‘Tis the season—holidays bring togetherness and a sense of generosity and good will. Holiday dinners and office parties with pot-luck lunches are frequent during this time of year. If good food safety practices are not followed, the best intentioned pot-luck lunch or dinner can result in a foodborne illness. Whether preparing one dish for a pot-luck or an entire meal for family and friends, here are some simple food safety principles that are important to remember.
First, wash hands and food preparation surfaces often. Handwashing is one of the easiest methods to prevent any illness—not just a foodborne illness. It is especially important to wash hands after preparing any raw meat. To properly wash hands, use soap and warm water for at least 20 seconds. Do not use the same utensils or surfaces for preparing produce items after preparing meats unless utensils and surfaces are properly cleaned. To wash surfaces such as cutting boards or counter tops, use a warm water and soap solution, rinse with clean warm water, and allow the surface to air dry. Handwashing and clean surfaces are especially important if you are preparing a salad or other food item that will not be cooked prior to being eaten.
Second, cook foods thoroughly. Many foodborne illnesses can be prevented by making sure that the food items, especially meats, are cooked completely. Beef, fish, and pork should be cooked to at least 145°F, but ground meats, such as hamburger, need to be cooked to at least 155°F. Poultry, including chicken and turkey, should be cooked to a minimum of 165°F. The color of the meat is not a reliable method for determining if it is fully cooked. The most accurate way to check the cooking temperature is with a thermometer. A food thermometer can be purchased at many retail department stores for under $10. Look for a small dimple near the tip of the thermometer—this is where the temperature is registered. Some thermometers will have a dimple near the tip while others will have a dimple two inches or more up the stem of the thermometer. If your thermometer does not have a dimple on the stem, then it registers the temperature at the tip.
Third, if foods are prepared in advance, make sure they are cooled rapidly. Foods should be cooled to 41°F or less within four hours. For thicker foods, such as a chili, cooling will take a longer time. When preparing thicker food, divide it among smaller containers to allow rapid cooling. Let the cooling food have contact with the cold air of the refrigerator. Tightly covering the food traps heat in and does not allow for rapid cooling. Occasionally stirring the food while it is cooling will also help to lower the temperature quickly. If the food item is going to be served hot, it is important to completely reheat the food to at least 165°F prior to serving it. Check the temperature of the reheated food with a thermometer.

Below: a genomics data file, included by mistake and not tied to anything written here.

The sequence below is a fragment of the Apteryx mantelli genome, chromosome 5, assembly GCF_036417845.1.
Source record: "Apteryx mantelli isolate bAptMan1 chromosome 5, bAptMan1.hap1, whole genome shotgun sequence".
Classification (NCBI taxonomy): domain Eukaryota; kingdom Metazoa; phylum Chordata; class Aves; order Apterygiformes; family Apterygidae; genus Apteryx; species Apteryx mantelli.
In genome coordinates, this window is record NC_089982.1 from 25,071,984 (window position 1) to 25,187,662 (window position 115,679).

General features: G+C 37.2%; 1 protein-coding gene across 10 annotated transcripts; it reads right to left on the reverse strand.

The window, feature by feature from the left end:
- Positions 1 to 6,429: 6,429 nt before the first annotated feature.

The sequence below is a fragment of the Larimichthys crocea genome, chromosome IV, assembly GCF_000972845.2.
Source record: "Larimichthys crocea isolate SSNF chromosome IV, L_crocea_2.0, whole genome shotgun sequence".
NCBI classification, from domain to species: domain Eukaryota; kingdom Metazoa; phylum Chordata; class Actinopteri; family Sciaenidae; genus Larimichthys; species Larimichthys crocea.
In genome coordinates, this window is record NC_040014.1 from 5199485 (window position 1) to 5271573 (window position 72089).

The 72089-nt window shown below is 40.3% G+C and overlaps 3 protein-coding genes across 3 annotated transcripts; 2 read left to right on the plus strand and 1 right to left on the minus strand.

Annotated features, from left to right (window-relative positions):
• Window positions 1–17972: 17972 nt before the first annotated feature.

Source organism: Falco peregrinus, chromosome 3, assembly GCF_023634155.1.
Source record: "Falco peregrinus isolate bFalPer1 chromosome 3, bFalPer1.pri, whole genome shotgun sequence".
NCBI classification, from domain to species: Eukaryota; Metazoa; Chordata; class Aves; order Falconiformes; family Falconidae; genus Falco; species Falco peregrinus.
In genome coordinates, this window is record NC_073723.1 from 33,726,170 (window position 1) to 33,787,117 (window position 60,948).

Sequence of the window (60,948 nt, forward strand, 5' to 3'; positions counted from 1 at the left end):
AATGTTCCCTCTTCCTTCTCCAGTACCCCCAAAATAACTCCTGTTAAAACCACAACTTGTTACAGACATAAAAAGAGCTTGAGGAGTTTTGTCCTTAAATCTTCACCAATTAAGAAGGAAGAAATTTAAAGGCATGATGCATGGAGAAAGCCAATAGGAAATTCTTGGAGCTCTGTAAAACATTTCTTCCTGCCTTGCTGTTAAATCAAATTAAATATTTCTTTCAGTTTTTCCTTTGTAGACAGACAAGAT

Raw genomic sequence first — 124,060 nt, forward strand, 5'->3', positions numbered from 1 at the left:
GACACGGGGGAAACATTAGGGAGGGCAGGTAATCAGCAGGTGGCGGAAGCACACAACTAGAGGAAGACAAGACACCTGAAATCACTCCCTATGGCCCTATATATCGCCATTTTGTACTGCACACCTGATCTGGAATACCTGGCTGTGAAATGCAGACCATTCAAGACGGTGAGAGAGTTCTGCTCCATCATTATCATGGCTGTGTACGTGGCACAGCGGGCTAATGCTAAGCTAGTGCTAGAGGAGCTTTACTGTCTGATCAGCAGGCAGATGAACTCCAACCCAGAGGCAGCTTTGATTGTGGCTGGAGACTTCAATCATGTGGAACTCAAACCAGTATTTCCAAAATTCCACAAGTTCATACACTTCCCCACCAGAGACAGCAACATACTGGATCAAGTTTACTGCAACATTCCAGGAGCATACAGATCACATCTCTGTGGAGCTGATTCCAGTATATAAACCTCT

Finally, when setting up and serving food, make sure that hot foods stay hot and cold foods stay cold. Once a food has been reheated, it can safely be maintained at a temperature of 135° if it is to be served hot. Cold foods should be kept at a temperature of 41°F or lower. If temperature control is not available, foods should not be kept at “room temperature” for more than four hours. This is especially important for items such as sandwiches that contain meats.
Some holiday favorites, such as cookie dough, homemade eggnog, and some types of stuffing, may contain eggs that are raw or undercooked. Eggs sometimes contain Salmonella enteriditis, which can cause illness if eggs are not handled and cooked properly. To avoid egg-related illness from holiday foods, do not eat unbaked cookie dough; cook baked egg-containing dishes to 160°F, and make recipes that call for raw or undercooked eggs, like eggnog, with eggs that have been treated to destroy Salmonella or with pasteurized egg products.
Nobody wants to remember a pot-luck meal because of consuming a contaminated food or beverage. These food safety tips will help you to celebrate the holidays without the added stress of a foodborne illness. For more information, please contact the Idaho Food Protection Program at (208) 334-5936.